It’s pretty cold right now. My Facebook feed is practically exploding. Sometimes, even though I am an immigrant, I lose this perspective.

As a girl, I had no coats when I was growing up, and we were middle class. I remember wearing thin cardigans over linen shalwar kameezes, with lightweight socks. One time, a schoolfriend wore a fuzzy coat to school one winter’s day (her brother had brought it her from the US) and I was stupefied. In the late 1980s, Afghan tradesmen used to sell fuzzy sweaters – possibly aid or charity clothing – at the roundabout in Liberty Market. We’d never seen anything like it.

To this day, when I wear performance fleece, I want to stockpile the stuff, fill a plane with it, and take it to Pakistan. The poor – the milkman, the vegetable seller, the gardener, the maid – they all wore nothing more than their shalwar kameezes with a woolen shawl over their faces and bodies.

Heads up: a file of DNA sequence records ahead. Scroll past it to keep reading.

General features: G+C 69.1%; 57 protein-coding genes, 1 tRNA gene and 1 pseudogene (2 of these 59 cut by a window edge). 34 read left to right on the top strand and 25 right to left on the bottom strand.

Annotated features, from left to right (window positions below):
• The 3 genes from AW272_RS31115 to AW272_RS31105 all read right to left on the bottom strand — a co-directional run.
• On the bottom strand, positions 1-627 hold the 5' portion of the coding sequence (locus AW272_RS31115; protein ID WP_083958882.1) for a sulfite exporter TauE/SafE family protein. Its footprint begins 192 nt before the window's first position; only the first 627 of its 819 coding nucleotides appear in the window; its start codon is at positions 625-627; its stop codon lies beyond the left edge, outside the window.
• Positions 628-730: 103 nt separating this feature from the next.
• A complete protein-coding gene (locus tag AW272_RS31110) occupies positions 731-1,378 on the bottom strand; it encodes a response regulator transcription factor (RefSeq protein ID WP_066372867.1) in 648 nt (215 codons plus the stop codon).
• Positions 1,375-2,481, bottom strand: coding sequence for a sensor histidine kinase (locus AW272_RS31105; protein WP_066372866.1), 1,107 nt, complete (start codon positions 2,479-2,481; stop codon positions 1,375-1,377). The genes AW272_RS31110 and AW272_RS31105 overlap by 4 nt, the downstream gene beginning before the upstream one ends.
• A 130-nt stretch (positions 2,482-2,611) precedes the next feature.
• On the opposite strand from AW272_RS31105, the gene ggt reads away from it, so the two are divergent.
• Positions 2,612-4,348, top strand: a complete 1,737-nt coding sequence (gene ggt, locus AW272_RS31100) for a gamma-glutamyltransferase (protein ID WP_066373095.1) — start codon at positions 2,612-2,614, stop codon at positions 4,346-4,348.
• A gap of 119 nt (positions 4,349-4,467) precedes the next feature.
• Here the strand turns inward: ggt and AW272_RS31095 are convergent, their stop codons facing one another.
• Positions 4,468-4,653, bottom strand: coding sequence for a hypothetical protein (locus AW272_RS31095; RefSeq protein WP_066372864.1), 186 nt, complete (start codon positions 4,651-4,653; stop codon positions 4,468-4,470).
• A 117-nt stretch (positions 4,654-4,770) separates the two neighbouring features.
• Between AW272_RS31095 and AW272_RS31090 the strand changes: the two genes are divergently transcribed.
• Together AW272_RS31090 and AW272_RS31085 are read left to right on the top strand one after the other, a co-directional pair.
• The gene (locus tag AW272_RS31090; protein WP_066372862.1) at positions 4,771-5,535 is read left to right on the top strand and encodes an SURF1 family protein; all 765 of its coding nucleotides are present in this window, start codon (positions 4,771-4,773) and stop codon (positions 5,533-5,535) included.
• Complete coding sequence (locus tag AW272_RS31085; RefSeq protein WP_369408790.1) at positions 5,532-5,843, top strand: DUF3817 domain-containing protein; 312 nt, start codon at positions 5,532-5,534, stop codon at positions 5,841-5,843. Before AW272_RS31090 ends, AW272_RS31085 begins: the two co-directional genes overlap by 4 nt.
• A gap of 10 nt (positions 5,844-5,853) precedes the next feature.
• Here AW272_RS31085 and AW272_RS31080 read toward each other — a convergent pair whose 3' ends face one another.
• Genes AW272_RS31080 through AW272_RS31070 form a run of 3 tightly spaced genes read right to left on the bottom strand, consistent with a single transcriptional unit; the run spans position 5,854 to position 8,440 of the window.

You might think that it doesn’t get very cold in Pakistan. The coldest I feel is when I visit Pakistan in the winter. The poorly insulated homes and the lack of central heat make a visit to the bathroom an experience to be remembered.

The upper and middle classes now have access to a range of products, in Pakistan as well as abroad. But for the poor, the thin layers of a shalwar kameez with a worn-out shawl is all most of them have. And in recent years, the shortage of gas and electricity make for a killer mix.

Even if you do have gas heaters (and gas), those things tend to be leaky and you will get dizzy and ill if you enjoy them too long. I’ve done it too many times. I will never forget the time when a group of Albanian students at the International Islamic University (I was the Residence Hall Director) decided to run the gas heaters in their closed room at NIGHT. I went upstairs to check on them  and found them all passed out. We opened doors and pulled them awake, and carted them off to PIMS (local hospital). It was terrifying. Those women learned that cold was not something you could always fight. You think we’re fatalistic? Try spending the winter in Pakistan.

So if you are in the US in the middle of a cold wave, or even sidling up to your radiators in parts of Europe, some would love to have what you have.